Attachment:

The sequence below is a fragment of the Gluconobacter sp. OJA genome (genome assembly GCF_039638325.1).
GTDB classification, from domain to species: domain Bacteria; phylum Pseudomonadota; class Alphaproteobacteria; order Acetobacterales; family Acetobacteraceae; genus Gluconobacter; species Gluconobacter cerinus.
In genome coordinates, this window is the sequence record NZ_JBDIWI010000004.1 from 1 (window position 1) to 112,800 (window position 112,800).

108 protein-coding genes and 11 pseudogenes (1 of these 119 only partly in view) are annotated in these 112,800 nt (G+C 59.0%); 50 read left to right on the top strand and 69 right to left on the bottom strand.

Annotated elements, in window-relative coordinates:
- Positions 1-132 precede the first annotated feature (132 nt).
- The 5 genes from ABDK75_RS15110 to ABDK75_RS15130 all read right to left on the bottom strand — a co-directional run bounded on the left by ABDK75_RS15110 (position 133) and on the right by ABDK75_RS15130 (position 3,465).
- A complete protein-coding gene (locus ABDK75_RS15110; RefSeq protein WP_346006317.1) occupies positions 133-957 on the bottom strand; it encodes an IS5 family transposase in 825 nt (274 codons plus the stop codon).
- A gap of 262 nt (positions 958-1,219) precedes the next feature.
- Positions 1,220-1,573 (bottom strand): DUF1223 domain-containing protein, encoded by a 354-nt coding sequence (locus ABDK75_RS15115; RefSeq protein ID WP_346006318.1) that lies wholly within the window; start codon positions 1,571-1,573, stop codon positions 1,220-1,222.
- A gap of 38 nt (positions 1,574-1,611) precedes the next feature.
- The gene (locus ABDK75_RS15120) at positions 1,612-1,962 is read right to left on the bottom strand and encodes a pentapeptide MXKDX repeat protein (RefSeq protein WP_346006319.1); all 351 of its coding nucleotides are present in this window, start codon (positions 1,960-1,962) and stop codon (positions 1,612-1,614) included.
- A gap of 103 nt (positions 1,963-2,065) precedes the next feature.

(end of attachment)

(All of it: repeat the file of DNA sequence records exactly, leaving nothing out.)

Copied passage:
The sequence below is a fragment of the Gluconobacter sp. OJA genome (genome assembly GCF_039638325.1).
GTDB classification, from domain to species: domain Bacteria; phylum Pseudomonadota; class Alphaproteobacteria; order Acetobacterales; family Acetobacteraceae; genus Gluconobacter; species Gluconobacter cerinus.
In genome coordinates, this window is the sequence record NZ_JBDIWI010000004.1 from 1 (window position 1) to 112,800 (window position 112,800).

108 protein-coding genes and 11 pseudogenes (1 of these 119 only partly in view) are annotated in these 112,800 nt (G+C 59.0%); 50 read left to right on the top strand and 69 right to left on the bottom strand.

Annotated elements, in window-relative coordinates:
- Positions 1-132 precede the first annotated feature (132 nt).
- The 5 genes from ABDK75_RS15110 to ABDK75_RS15130 all read right to left on the bottom strand — a co-directional run bounded on the left by ABDK75_RS15110 (position 133) and on the right by ABDK75_RS15130 (position 3,465).
- A complete protein-coding gene (locus ABDK75_RS15110; RefSeq protein WP_346006317.1) occupies positions 133-957 on the bottom strand; it encodes an IS5 family transposase in 825 nt (274 codons plus the stop codon).
- A gap of 262 nt (positions 958-1,219) precedes the next feature.
- Positions 1,220-1,573 (bottom strand): DUF1223 domain-containing protein, encoded by a 354-nt coding sequence (locus ABDK75_RS15115; RefSeq protein ID WP_346006318.1) that lies wholly within the window; start codon positions 1,571-1,573, stop codon positions 1,220-1,222.
- A gap of 38 nt (positions 1,574-1,611) precedes the next feature.
- The gene (locus ABDK75_RS15120) at positions 1,612-1,962 is read right to left on the bottom strand and encodes a pentapeptide MXKDX repeat protein (RefSeq protein WP_346006319.1); all 351 of its coding nucleotides are present in this window, start codon (positions 1,960-1,962) and stop codon (positions 1,612-1,614) included.
- A gap of 103 nt (positions 1,963-2,065) precedes the next feature.